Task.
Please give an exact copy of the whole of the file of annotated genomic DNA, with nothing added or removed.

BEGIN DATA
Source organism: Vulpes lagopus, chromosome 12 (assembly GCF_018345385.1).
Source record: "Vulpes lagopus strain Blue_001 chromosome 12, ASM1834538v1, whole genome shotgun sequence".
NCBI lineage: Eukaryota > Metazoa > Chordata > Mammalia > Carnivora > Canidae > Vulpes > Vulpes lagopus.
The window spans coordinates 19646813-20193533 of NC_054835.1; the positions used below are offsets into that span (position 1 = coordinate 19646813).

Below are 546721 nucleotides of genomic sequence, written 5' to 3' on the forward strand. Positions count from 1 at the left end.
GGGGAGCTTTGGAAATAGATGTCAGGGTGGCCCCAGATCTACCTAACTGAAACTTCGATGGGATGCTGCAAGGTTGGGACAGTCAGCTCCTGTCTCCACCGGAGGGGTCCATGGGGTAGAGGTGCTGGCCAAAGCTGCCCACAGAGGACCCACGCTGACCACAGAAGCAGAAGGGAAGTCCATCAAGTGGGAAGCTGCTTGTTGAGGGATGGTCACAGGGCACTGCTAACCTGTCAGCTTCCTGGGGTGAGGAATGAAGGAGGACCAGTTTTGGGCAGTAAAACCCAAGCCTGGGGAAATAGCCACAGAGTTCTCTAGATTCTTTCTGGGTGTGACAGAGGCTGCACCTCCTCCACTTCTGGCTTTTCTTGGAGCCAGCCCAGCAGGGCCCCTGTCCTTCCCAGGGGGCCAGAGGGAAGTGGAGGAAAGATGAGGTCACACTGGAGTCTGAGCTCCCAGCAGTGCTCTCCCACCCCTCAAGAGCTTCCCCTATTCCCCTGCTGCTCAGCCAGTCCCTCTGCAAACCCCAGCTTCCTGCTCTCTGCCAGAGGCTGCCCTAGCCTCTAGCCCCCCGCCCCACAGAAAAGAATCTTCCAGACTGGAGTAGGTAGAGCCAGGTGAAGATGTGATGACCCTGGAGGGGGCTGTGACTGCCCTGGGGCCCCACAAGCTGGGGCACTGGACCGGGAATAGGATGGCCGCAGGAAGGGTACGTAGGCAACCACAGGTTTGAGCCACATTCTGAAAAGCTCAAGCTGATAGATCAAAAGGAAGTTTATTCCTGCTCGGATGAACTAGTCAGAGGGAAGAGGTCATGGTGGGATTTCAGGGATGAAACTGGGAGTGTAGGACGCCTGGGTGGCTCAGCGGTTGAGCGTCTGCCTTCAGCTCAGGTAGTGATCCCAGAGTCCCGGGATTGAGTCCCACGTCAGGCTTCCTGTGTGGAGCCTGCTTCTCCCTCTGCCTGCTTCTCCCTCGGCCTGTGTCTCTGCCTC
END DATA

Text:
Source organism: Vulpes lagopus, chromosome 12 (assembly GCF_018345385.1).
Source record: "Vulpes lagopus strain Blue_001 chromosome 12, ASM1834538v1, whole genome shotgun sequence".
NCBI lineage: Eukaryota > Metazoa > Chordata > Mammalia > Carnivora > Canidae > Vulpes > Vulpes lagopus.
The window spans coordinates 19646813-20193533 of NC_054835.1; the positions used below are offsets into that span (position 1 = coordinate 19646813).

Below are 546721 nucleotides of genomic sequence, written 5' to 3' on the forward strand. Positions count from 1 at the left end.
GGGGAGCTTTGGAAATAGATGTCAGGGTGGCCCCAGATCTACCTAACTGAAACTTCGATGGGATGCTGCAAGGTTGGGACAGTCAGCTCCTGTCTCCACCGGAGGGGTCCATGGGGTAGAGGTGCTGGCCAAAGCTGCCCACAGAGGACCCACGCTGACCACAGAAGCAGAAGGGAAGTCCATCAAGTGGGAAGCTGCTTGTTGAGGGATGGTCACAGGGCACTGCTAACCTGTCAGCTTCCTGGGGTGAGGAATGAAGGAGGACCAGTTTTGGGCAGTAAAACCCAAGCCTGGGGAAATAGCCACAGAGTTCTCTAGATTCTTTCTGGGTGTGACAGAGGCTGCACCTCCTCCACTTCTGGCTTTTCTTGGAGCCAGCCCAGCAGGGCCCCTGTCCTTCCCAGGGGGCCAGAGGGAAGTGGAGGAAAGATGAGGTCACACTGGAGTCTGAGCTCCCAGCAGTGCTCTCCCACCCCTCAAGAGCTTCCCCTATTCCCCTGCTGCTCAGCCAGTCCCTCTGCAAACCCCAGCTTCCTGCTCTCTGCCAGAGGCTGCCCTAGCCTCTAGCCCCCCGCCCCACAGAAAAGAATCTTCCAGACTGGAGTAGGTAGAGCCAGGTGAAGATGTGATGACCCTGGAGGGGGCTGTGACTGCCCTGGGGCCCCACAAGCTGGGGCACTGGACCGGGAATAGGATGGCCGCAGGAAGGGTACGTAGGCAACCACAGGTTTGAGCCACATTCTGAAAAGCTCAAGCTGATAGATCAAAAGGAAGTTTATTCCTGCTCGGATGAACTAGTCAGAGGGAAGAGGTCATGGTGGGATTTCAGGGATGAAACTGGGAGTGTAGGACGCCTGGGTGGCTCAGCGGTTGAGCGTCTGCCTTCAGCTCAGGTAGTGATCCCAGAGTCCCGGGATTGAGTCCCACGTCAGGCTTCCTGTGTGGAGCCTGCTTCTCCCTCTGCCTGCTTCTCCCTCGGCCTGTGTCTCTGCCTC